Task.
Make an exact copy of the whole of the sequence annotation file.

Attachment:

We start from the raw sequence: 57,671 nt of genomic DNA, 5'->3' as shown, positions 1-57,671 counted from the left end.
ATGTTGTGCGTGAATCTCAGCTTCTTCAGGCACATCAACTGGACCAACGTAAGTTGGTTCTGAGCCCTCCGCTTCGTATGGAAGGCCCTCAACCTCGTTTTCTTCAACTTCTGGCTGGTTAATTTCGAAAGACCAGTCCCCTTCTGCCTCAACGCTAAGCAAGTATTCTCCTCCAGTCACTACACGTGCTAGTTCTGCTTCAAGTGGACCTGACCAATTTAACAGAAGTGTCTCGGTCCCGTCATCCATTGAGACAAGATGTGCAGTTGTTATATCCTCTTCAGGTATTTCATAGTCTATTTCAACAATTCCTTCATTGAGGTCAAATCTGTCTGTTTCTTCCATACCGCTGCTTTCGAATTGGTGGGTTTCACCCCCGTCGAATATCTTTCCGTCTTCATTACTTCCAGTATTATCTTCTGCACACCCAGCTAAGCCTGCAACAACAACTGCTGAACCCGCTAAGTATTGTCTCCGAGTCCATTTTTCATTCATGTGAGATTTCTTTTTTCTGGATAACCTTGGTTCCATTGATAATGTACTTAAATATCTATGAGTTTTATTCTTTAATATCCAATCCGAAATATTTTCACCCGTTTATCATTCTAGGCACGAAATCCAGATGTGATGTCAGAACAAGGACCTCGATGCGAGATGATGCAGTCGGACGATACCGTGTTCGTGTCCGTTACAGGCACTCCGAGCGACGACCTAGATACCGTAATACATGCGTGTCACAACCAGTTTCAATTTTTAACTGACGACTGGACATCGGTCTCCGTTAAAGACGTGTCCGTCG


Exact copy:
We start from the raw sequence: 57,671 nt of genomic DNA, 5'->3' as shown, positions 1-57,671 counted from the left end.
ATGTTGTGCGTGAATCTCAGCTTCTTCAGGCACATCAACTGGACCAACGTAAGTTGGTTCTGAGCCCTCCGCTTCGTATGGAAGGCCCTCAACCTCGTTTTCTTCAACTTCTGGCTGGTTAATTTCGAAAGACCAGTCCCCTTCTGCCTCAACGCTAAGCAAGTATTCTCCTCCAGTCACTACACGTGCTAGTTCTGCTTCAAGTGGACCTGACCAATTTAACAGAAGTGTCTCGGTCCCGTCATCCATTGAGACAAGATGTGCAGTTGTTATATCCTCTTCAGGTATTTCATAGTCTATTTCAACAATTCCTTCATTGAGGTCAAATCTGTCTGTTTCTTCCATACCGCTGCTTTCGAATTGGTGGGTTTCACCCCCGTCGAATATCTTTCCGTCTTCATTACTTCCAGTATTATCTTCTGCACACCCAGCTAAGCCTGCAACAACAACTGCTGAACCCGCTAAGTATTGTCTCCGAGTCCATTTTTCATTCATGTGAGATTTCTTTTTTCTGGATAACCTTGGTTCCATTGATAATGTACTTAAATATCTATGAGTTTTATTCTTTAATATCCAATCCGAAATATTTTCACCCGTTTATCATTCTAGGCACGAAATCCAGATGTGATGTCAGAACAAGGACCTCGATGCGAGATGATGCAGTCGGACGATACCGTGTTCGTGTCCGTTACAGGCACTCCGAGCGACGACCTAGATACCGTAATACATGCGTGTCACAACCAGTTTCAATTTTTAACTGACGACTGGACATCGGTCTCCGTTAAAGACGTGTCCGTCG